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What is Facial Paralysis?

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When a patient has facial paralysis, she cannot move either all of the muscles or some of the muscles on one side of her face. This paralysis can result from damage to a specific area of the brain that sends information to the facial muscles, or swelling or damage to the facial nerve.

Several conditions can cause facial paralysis. Congenital causes include Mobius syndrome, Melkersson-Rosenthal syndrome, hemifacial microsomia and trauma during birth. Mobius syndrome involves dysfunction of the abducens and facial nerves, resulting in difficulty in expressing emotions and lack of facial movement.

The New York Eye and Ear Infirmary noted that patients with this disorder can experience social isolation, oral incompetence, low self-esteem and drooling.

With Melkersson-Rosenthal syndrome, patients experience tongue fissures and facial swelling with the facial paralysis. A patient who has hemifacial microsomia has one side of the face that is not as developed as the other half.

The most common cause of facial paralysis is Bell’s palsy, which affects 30 people per 100,000, according to the New York Eye and Ear Infirmary. A stroke can also cause facial paralysis, though other muscles on the same side of the body can also become affected.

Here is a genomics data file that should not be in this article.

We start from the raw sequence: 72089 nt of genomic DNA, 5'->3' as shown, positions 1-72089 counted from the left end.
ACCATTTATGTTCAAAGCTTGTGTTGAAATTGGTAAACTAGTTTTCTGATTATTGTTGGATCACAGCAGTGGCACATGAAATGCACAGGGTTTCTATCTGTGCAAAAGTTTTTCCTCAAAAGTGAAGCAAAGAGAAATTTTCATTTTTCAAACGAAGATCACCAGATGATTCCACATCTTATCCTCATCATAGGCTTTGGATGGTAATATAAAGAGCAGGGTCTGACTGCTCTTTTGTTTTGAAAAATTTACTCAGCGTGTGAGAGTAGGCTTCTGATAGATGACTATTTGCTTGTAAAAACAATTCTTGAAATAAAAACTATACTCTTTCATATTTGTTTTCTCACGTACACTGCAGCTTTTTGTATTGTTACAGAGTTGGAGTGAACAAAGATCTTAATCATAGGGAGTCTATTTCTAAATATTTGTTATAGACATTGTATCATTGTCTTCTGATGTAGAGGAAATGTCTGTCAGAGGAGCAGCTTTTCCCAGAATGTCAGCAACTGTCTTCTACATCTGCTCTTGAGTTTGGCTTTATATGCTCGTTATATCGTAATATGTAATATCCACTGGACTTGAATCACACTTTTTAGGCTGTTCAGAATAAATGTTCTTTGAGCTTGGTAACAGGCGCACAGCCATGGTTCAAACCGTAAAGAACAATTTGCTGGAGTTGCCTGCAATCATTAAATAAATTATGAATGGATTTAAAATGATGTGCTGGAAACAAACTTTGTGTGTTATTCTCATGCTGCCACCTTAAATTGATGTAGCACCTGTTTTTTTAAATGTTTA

Certain infections can result in facial paralysis, such as Lyme disease, HIV and tuberculosis. Other causes of facial paralysis include traumatic injuries, brain tumors, sarcoidosis and autoimmune diseases. Facial paralysis may occur because of a treatment, such as the removal of a facial tumor.

The facial paralysis can cause asymmetry of a patient’s face, lower eyelid sagging and eyebrow depression. Patients may also have slurred speech, trouble smiling, decreased tears and drooling.

During diagnosis, the doctor will look at several different factors, such as how long the patient has had the symptoms and how severe the paralysis is. The doctor will also consider the patient’s age and her general health.

To rule out the different causes of facial paralysis, the doctor may run several diagnostic tests, such as blood tests, electromyography and brain scans, such as a CT or MRI.

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We value and respect our HERWriters' experiences, but everyone is different. Many of our writers are speaking from personal experience, and what's worked for them may not work for you. Their articles are not a substitute for medical advice, although we hope you can gain knowledge from their insight.



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